Bundaberg’s LifeFlight helicopter crew can now rescue furry family members from floods thanks to an Animal Rescue Capsule (ARC).
In an Australian-first, LifeFlight engineering has created the purpose-built capsule to rescue, winch and transport pets securely from life-threatening situations.
The new equipment will be deployed to the Bundaberg crew in emergency scenarios.
This will be welcome news to the region’s pet owners with local crews engaged in several flood-related rescues over the past year.
Group Head of Operations Yvette Lutze, who helped develop the ARC, said it offered a fit-for purpose option for crews to airlift suitable pets.
“There’s nothing more challenging or upsetting for our crews and for us to have to have that conversation with someone,” Yvette said.
“They’ve just lost their house, they’ve lost everything, and now you’re asking them to leave their animal behind.
“Animals are part of our family, they’re a part of my family.
“What we wanted to do was to provide as many options as we possibly could to ensure that we could keep the pet owners and the pets together, when it is safe to do so.”
The aptly named ARC was invented after crews rescued a Noah's ark amount of pets as part of the multi-agency emergency response to catastrophic flood events across Queensland and Northern NSW in 2022.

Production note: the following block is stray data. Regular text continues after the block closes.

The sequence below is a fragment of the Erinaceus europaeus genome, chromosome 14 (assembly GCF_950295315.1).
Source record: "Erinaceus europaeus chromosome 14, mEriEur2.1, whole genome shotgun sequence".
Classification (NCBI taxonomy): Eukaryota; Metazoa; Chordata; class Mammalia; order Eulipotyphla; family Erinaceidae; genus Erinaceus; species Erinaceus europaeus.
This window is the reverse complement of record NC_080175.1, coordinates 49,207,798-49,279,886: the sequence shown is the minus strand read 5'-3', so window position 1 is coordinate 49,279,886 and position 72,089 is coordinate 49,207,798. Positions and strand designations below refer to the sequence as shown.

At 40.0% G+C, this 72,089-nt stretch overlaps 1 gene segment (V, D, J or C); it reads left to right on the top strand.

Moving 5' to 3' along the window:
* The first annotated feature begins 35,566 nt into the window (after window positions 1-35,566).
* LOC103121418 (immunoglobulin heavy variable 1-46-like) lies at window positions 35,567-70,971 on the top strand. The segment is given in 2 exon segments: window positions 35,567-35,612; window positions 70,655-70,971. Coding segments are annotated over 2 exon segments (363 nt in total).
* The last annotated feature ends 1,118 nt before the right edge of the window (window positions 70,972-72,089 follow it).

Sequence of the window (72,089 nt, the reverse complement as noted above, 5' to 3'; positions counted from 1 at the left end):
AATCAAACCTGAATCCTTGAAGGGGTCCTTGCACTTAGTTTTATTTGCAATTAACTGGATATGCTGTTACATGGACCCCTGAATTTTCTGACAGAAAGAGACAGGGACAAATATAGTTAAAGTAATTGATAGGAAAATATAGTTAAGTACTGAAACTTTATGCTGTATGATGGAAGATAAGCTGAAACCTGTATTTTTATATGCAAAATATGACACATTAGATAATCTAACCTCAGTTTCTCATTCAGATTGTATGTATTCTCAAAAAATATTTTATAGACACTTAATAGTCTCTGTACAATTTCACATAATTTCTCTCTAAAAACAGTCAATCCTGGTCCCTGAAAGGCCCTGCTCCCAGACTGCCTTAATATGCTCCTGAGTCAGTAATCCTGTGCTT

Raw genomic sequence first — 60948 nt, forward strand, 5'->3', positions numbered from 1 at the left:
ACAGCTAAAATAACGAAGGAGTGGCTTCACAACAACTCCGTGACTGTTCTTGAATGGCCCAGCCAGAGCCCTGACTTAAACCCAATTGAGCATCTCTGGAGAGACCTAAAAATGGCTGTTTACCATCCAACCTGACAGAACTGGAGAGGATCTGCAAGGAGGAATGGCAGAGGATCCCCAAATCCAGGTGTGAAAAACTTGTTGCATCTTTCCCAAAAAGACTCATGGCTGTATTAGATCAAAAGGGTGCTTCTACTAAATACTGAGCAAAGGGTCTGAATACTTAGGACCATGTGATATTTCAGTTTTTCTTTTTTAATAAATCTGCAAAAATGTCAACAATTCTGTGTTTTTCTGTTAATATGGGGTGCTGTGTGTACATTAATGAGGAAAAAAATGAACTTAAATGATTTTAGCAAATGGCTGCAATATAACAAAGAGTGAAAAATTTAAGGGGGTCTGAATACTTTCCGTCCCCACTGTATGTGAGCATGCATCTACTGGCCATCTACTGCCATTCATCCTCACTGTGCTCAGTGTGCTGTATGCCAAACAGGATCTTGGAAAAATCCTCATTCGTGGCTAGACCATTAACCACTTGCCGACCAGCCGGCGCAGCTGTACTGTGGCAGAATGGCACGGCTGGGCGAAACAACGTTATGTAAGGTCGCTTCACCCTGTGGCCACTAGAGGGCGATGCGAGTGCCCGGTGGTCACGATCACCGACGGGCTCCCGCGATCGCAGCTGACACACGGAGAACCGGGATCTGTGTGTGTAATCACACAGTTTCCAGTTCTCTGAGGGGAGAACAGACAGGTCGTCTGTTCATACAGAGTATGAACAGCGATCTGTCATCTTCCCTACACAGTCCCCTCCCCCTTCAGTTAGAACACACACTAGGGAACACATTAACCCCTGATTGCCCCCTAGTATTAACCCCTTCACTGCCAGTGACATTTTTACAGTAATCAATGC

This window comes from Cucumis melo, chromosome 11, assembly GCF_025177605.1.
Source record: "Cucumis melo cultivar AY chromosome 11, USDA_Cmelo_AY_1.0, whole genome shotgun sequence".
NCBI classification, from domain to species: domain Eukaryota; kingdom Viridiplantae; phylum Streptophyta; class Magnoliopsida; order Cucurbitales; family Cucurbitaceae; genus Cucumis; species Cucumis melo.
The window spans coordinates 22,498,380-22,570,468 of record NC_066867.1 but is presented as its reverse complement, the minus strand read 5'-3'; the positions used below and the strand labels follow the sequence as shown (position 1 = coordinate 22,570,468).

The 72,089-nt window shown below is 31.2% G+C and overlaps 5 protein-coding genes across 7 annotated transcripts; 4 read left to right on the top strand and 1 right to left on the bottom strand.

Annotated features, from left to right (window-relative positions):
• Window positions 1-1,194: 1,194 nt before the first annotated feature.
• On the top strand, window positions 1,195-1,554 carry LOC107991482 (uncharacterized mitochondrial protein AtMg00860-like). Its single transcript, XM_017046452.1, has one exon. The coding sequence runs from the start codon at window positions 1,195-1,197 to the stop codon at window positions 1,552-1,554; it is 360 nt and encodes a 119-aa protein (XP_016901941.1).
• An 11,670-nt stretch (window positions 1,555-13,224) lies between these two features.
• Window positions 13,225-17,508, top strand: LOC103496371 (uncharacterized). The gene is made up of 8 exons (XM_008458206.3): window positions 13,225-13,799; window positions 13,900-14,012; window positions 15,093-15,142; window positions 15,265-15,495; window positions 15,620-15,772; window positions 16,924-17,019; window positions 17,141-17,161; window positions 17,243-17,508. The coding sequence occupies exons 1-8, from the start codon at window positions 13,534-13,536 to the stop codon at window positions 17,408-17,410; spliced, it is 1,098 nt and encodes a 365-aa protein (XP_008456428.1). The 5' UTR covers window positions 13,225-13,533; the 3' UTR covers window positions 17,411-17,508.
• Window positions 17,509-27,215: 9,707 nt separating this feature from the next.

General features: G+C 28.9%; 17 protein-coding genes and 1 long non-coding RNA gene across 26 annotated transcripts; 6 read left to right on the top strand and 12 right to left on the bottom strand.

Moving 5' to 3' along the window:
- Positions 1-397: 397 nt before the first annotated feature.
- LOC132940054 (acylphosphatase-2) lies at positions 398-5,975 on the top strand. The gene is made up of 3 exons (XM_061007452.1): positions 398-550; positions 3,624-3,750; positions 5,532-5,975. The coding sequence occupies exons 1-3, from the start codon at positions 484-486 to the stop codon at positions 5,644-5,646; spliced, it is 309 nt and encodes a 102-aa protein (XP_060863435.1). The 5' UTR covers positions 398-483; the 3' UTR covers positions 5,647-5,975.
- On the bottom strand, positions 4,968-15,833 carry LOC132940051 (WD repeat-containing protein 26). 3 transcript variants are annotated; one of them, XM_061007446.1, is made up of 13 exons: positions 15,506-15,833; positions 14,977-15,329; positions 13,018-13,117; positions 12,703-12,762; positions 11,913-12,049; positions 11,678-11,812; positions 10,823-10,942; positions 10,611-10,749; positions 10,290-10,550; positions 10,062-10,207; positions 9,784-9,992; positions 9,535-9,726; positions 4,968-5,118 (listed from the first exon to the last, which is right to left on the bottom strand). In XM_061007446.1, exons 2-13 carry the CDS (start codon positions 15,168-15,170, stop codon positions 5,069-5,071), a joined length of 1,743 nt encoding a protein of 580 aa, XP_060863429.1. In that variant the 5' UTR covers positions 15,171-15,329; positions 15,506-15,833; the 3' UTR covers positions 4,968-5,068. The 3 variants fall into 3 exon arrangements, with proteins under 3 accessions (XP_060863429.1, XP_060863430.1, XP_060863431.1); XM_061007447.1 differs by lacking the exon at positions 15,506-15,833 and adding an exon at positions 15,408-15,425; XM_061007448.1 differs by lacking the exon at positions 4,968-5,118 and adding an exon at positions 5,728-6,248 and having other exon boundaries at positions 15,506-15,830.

Crews directly assisted more than 100 people, indirectly assisted many more and saved 22 dogs from flooded properties.
In the past and during the disasters from early 2022, equipment bags and child rescue capsules were often used to execute animal winch rescues but they were not the ideal, permanent solution.
While animal winch equipment already existed for military working dogs, the noises and altitude changes during a chopper mission can be extremely nerve-wracking for stressed, domestic pets.
The ARC can be re-used for back-to-back rescues, collapsed to make it compact for winching down to a scene, reinforced to accommodate pets up to 50kgs, and has drainage holes to allow water to escape when animals are scooped directly from flooded areas.
It also features ventilated mesh at the top so the animal inside can look directly up at their rescuer to minimise stress and anxiety.
“We engaged with several different experts along the way, including veterinary specialists as well as our own internal team such as equipment designers, aircrew officers [and] pilots, to make sure that we could do this safely,” Yvette said.
“The crews found that when they were able to say ‘just pop your dog in here’, it made the rest of the rescue a lot faster, and also too it de-stressed the people.
“They may have just lost their house but they could stay together with their furry friend.”